Big Beer Makes a Big Move

Each year, General Distribution's Jim Fick closely tracks the sales of Oregon beer in Oregon, and he very graciously forwards me the spreadsheet with the numbers. Frustratingly, the OLCC, which tracks these numbers, has gotten fairly lax and the figures aren't terribly reliable. One obvious example is that they somehow don't capture CBA's sales (Widmer/Redhook/Kona)--one of the two largest breweries in the state. Some of their other numbers are suspect as well. Given these troubles, I figured 2015 would be the last year I commented on these, but there are a couple things that leap out so profoundly I can't help but comment on them. Actually, commenting may not even be necessary--just look at these two graphs.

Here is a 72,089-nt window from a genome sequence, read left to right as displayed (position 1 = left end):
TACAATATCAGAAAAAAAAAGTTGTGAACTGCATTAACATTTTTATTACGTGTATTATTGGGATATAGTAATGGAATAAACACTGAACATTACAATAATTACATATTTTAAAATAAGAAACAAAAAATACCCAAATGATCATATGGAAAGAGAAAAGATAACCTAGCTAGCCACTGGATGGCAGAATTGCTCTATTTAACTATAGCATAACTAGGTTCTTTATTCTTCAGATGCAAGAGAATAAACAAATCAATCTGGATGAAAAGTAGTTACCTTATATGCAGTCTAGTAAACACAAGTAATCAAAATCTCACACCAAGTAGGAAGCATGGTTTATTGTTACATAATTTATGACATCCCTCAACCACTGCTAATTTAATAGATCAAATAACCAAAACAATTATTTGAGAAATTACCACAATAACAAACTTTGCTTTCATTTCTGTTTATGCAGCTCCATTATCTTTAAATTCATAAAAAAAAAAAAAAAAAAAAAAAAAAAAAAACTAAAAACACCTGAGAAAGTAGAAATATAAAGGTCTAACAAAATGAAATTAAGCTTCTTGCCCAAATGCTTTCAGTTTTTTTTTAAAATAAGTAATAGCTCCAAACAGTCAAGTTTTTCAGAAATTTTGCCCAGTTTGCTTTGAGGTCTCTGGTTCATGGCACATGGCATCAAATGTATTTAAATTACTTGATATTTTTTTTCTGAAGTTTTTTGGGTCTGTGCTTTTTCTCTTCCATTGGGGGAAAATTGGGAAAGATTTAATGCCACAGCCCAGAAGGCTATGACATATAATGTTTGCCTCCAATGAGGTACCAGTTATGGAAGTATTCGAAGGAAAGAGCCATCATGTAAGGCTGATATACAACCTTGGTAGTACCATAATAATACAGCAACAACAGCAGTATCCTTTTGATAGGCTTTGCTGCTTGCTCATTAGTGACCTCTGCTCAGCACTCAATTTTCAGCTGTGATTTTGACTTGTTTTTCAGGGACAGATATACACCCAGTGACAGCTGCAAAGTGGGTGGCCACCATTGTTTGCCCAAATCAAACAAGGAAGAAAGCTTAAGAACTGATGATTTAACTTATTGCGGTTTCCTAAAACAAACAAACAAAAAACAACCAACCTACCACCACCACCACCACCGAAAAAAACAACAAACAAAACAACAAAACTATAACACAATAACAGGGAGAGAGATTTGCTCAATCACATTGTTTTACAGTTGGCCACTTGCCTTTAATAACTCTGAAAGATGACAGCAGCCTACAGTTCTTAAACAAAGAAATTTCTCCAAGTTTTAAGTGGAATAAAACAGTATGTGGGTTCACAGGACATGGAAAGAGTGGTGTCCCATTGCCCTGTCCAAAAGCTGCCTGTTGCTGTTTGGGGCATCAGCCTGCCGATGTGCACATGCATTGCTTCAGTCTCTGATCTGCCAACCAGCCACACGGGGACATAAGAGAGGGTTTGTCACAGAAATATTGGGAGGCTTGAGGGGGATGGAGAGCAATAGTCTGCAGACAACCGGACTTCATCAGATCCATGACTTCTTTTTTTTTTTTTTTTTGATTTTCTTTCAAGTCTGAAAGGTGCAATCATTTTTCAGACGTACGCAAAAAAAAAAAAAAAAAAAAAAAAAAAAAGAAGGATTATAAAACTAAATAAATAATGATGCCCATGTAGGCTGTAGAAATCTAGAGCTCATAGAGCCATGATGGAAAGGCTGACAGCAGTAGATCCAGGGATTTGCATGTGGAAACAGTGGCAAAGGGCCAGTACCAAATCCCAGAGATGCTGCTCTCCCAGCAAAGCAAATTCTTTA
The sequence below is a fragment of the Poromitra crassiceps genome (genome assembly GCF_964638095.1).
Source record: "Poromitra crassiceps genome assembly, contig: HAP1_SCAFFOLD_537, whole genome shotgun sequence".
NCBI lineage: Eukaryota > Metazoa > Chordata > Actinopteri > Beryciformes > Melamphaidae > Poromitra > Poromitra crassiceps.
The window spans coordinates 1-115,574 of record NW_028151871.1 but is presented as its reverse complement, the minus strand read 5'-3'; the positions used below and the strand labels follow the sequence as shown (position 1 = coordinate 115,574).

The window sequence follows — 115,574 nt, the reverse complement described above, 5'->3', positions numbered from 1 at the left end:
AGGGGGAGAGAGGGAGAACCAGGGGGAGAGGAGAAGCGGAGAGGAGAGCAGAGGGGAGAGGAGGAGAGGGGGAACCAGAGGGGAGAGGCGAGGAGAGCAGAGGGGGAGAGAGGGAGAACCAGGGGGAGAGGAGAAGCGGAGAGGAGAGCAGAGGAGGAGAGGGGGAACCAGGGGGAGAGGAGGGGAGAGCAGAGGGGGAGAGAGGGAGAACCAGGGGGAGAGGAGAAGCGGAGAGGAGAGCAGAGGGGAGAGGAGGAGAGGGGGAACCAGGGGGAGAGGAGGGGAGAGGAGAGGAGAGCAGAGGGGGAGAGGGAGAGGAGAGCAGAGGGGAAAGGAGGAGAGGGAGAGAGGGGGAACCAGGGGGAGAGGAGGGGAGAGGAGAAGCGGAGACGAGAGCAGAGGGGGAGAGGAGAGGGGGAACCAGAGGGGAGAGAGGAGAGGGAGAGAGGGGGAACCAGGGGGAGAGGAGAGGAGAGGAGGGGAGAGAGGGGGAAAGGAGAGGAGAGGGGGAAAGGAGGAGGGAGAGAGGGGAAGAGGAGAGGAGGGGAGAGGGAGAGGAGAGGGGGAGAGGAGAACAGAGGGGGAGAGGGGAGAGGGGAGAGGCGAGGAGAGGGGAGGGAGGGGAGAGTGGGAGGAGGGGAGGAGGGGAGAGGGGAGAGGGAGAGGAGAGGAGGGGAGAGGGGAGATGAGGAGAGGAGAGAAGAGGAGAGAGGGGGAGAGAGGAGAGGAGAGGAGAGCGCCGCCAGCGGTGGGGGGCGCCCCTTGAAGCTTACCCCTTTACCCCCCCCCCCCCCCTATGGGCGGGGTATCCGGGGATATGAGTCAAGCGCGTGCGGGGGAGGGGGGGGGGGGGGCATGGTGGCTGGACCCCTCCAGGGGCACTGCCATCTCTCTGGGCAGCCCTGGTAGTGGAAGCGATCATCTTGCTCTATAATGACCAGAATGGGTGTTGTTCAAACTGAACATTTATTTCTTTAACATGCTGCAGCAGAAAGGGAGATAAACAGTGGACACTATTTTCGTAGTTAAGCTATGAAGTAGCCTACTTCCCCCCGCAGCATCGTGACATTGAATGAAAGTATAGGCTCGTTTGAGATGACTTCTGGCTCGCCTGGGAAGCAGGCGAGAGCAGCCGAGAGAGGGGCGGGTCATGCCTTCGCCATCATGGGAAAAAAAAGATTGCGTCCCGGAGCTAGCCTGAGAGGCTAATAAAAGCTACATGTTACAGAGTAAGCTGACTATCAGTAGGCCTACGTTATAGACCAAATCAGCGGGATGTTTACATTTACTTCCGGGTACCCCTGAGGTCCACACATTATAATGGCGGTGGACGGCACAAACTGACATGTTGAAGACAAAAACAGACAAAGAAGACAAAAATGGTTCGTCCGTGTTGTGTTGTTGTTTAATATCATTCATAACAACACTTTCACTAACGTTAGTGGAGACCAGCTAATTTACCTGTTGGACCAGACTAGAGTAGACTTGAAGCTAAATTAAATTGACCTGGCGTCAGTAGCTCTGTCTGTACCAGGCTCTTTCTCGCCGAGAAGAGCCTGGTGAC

To put precise numbers to these--excluding GoodLife, for which the OLCC had no numbers in 2015--the two beer companies owned by multinational corporations grew 18,161 barrels in 2016, and the other top ten breweries grew 10,851. Combined. And even that sort of understates matters. Have a look at the top gainers in 2016:

ABI and MillerCoors account for 40% of all gains among the ten breweries growing the fastest. There is probably a lot of context one could provide to explain why these two brands grew so much (discounting, distribution, etc), but the fact is they did. Oregon has one of the most parochial markets in the country, and they still posted these remarkable increases. Two of the top five best-selling brands in the state are owned by companies in Wisconsin Chicago and Leuven, Belgium.

Things change. Who knows if this is a stable trend and whether 10 Barrel and Hop Valley will continue to grow--or even keep their share (look what happened to BridgePort). But for the moment they're selling like hotcakes, and I doubt there's a brewer in the state who's not unsettled by this development.

Jeff AlworthBeer Biz